I didn’t envision The Writer’s Jungle being a “curriculum” in the traditional sense. I assumed parents had scads of writing prompts in their various homeschool curricula for English and history, or school assignments they needed to supervise and support at home.

These parents needed a set of tools (like a corkscrew or can opener) to access the language living inside their kids, without prompting tears, resistance, and pain. I imagined a parent reading The Writer’s Jungle a chapter at a time, even moving around it like a reference book, if they wanted to, using it to help them help their kids write their assignments!

This piece needs revision; I’ll flip open the chapter on revision and work through the suggestions with Charley.

Mary’s vocabulary seems to be evaporating when she goes to writing. Maybe the chapter on word games will help us free some words for writing.

I know the revolutionary war period is too big for writing. We can use the Topic Funnel to scale it down.

It never occurred to me that anyone would find it a challenge to use The Writer’s Jungle!

It was designed so simply!

  • Read, do; read, do.
  • No required time frame.
  • No expected pace.
  • Processes to be used again and again, morphing and changing to support any kind of writing you might explore with your kids, or that might be assigned to them!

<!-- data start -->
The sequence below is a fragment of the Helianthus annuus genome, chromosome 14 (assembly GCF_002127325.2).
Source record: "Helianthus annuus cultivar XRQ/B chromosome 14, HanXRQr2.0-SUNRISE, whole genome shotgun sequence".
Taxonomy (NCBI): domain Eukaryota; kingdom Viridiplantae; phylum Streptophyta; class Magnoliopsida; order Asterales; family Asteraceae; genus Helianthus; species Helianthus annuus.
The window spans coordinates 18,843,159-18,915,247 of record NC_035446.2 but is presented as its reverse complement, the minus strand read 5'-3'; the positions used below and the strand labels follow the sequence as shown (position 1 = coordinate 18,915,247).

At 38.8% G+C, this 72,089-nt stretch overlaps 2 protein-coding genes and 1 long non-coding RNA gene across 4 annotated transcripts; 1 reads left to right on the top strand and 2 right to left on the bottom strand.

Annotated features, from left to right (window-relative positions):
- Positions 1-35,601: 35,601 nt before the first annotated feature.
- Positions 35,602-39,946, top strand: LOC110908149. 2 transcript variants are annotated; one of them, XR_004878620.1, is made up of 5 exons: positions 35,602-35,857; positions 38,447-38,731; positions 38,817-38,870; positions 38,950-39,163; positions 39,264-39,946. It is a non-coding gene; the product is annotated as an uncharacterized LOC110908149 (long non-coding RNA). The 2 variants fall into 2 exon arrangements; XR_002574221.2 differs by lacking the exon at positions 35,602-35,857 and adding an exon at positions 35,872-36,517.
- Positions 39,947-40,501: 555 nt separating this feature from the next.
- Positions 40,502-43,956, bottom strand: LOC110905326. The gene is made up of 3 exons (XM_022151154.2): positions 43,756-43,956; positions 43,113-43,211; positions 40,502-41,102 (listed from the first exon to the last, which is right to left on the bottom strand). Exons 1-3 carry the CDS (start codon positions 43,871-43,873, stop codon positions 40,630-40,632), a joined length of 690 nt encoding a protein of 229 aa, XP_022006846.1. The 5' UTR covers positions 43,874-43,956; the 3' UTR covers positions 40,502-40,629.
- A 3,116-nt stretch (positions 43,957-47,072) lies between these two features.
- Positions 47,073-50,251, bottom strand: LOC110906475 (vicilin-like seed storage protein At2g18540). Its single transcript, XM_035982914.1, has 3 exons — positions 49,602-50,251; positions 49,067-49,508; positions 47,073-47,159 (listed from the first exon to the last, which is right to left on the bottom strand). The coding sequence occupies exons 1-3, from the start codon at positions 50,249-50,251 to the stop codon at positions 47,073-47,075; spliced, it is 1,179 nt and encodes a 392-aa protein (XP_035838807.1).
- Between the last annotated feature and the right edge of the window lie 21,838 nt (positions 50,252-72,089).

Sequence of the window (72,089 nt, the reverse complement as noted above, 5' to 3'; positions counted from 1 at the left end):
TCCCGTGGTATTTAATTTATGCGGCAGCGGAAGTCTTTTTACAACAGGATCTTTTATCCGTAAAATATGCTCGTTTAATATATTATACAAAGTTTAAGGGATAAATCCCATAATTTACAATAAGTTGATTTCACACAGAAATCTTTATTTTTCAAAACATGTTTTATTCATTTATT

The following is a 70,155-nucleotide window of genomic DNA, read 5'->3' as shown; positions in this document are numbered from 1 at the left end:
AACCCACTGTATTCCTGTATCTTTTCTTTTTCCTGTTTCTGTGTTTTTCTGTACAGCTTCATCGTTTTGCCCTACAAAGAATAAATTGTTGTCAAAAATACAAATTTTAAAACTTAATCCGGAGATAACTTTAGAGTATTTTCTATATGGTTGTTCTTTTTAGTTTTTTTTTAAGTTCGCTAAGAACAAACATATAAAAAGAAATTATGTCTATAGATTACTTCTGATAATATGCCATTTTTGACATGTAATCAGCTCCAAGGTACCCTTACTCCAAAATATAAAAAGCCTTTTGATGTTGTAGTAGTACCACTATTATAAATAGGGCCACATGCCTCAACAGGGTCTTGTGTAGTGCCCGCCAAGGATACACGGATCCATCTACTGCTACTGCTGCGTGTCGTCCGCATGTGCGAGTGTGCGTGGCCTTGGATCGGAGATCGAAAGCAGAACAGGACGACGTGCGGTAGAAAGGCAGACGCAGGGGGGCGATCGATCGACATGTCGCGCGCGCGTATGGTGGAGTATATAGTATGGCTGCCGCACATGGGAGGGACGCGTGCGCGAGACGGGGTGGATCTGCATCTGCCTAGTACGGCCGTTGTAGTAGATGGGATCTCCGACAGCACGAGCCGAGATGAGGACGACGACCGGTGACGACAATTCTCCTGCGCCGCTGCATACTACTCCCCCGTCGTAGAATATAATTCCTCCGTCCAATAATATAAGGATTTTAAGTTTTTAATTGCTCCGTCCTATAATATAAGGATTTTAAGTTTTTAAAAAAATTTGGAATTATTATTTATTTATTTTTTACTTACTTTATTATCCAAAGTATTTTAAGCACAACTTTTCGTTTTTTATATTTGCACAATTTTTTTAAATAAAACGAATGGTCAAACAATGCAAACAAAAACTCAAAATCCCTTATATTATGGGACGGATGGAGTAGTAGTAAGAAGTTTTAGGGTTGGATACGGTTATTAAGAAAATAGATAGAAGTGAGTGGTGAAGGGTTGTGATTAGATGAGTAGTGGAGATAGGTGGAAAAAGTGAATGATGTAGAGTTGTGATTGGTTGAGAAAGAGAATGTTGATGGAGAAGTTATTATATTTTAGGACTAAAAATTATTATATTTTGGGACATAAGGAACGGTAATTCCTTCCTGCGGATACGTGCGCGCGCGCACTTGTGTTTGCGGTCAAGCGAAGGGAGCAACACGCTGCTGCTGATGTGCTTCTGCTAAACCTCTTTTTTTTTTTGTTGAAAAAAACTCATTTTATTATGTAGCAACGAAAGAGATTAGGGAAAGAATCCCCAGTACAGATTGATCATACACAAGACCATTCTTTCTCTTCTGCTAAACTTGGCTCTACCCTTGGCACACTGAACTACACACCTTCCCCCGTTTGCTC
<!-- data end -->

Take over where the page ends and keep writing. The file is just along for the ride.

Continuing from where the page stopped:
• Chapters that could be used in a variety of sequences.
  • Injunctions to grow as a homeschooling parent by reading for pleasure, too, so that everyone in the family became more and more aware of quality prose and language use.
  • A detailed guide to the developmental stages of growth in writing instead of scope and sequence.
  • Sample schedules of writing projects for 10 months a year, all ages and stages.

When anyone suggests that the “program” is not “organized,” it startles me a bit.

Teaching writing is not a program.

It doesn’t follow a specific set of steps. Programmatic writing instruction is the reason so many kids don’t like writing, and so many adults still lack confidence as writers!

Imagine teaching kids to speak via “program” or “schedule.” Imagine helping a child learn to walk with a curriculum, or learn to sew by tackling a pattern and working through each skill without having ever used a sewing machine!

Writing grows organically first, as would-be writers are introduced to processes that help them learn to express themselves.

Play with the processes; grow as a writer.

Once a writer is freely self-expressing, applying those skills to writing projects is as natural as giving an oral report once a child is a fluent speaker.